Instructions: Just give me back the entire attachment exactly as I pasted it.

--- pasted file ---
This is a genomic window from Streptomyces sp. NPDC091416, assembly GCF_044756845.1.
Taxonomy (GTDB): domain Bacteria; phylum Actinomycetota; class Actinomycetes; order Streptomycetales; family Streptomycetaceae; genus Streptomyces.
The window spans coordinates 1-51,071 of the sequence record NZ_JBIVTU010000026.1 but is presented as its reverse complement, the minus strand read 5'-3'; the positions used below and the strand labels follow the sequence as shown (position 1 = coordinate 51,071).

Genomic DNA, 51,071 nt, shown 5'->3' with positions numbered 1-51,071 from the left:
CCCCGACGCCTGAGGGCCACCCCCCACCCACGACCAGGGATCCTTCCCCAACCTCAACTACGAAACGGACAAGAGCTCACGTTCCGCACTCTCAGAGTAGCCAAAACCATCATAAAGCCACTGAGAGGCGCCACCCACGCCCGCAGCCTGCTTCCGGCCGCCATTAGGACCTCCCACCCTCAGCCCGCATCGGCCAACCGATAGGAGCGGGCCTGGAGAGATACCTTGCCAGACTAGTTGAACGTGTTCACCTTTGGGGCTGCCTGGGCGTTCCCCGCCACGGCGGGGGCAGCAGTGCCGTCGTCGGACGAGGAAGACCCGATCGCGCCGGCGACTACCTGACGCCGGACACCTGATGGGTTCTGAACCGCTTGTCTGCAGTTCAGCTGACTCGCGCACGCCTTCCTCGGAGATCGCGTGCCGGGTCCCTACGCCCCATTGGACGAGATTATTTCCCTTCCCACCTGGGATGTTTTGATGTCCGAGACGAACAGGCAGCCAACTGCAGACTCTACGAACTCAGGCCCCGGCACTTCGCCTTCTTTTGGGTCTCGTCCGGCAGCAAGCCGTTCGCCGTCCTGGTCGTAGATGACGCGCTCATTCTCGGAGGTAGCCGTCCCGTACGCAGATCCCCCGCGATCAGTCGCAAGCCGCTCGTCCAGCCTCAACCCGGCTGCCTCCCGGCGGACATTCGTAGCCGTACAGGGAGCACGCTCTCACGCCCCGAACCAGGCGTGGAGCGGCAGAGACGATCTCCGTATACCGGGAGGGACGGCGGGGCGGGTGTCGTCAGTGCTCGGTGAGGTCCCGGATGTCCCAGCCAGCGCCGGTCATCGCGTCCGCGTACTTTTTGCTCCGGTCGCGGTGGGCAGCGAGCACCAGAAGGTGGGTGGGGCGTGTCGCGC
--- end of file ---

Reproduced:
This is a genomic window from Streptomyces sp. NPDC091416, assembly GCF_044756845.1.
Taxonomy (GTDB): domain Bacteria; phylum Actinomycetota; class Actinomycetes; order Streptomycetales; family Streptomycetaceae; genus Streptomyces.
The window spans coordinates 1-51,071 of the sequence record NZ_JBIVTU010000026.1 but is presented as its reverse complement, the minus strand read 5'-3'; the positions used below and the strand labels follow the sequence as shown (position 1 = coordinate 51,071).

Genomic DNA, 51,071 nt, shown 5'->3' with positions numbered 1-51,071 from the left:
CCCCGACGCCTGAGGGCCACCCCCCACCCACGACCAGGGATCCTTCCCCAACCTCAACTACGAAACGGACAAGAGCTCACGTTCCGCACTCTCAGAGTAGCCAAAACCATCATAAAGCCACTGAGAGGCGCCACCCACGCCCGCAGCCTGCTTCCGGCCGCCATTAGGACCTCCCACCCTCAGCCCGCATCGGCCAACCGATAGGAGCGGGCCTGGAGAGATACCTTGCCAGACTAGTTGAACGTGTTCACCTTTGGGGCTGCCTGGGCGTTCCCCGCCACGGCGGGGGCAGCAGTGCCGTCGTCGGACGAGGAAGACCCGATCGCGCCGGCGACTACCTGACGCCGGACACCTGATGGGTTCTGAACCGCTTGTCTGCAGTTCAGCTGACTCGCGCACGCCTTCCTCGGAGATCGCGTGCCGGGTCCCTACGCCCCATTGGACGAGATTATTTCCCTTCCCACCTGGGATGTTTTGATGTCCGAGACGAACAGGCAGCCAACTGCAGACTCTACGAACTCAGGCCCCGGCACTTCGCCTTCTTTTGGGTCTCGTCCGGCAGCAAGCCGTTCGCCGTCCTGGTCGTAGATGACGCGCTCATTCTCGGAGGTAGCCGTCCCGTACGCAGATCCCCCGCGATCAGTCGCAAGCCGCTCGTCCAGCCTCAACCCGGCTGCCTCCCGGCGGACATTCGTAGCCGTACAGGGAGCACGCTCTCACGCCCCGAACCAGGCGTGGAGCGGCAGAGACGATCTCCGTATACCGGGAGGGACGGCGGGGCGGGTGTCGTCAGTGCTCGGTGAGGTCCCGGATGTCCCAGCCAGCGCCGGTCATCGCGTCCGCGTACTTTTTGCTCCGGTCGCGGTGGGCAGCGAGCACCAGAAGGTGGGTGGGGCGTGTCGCGC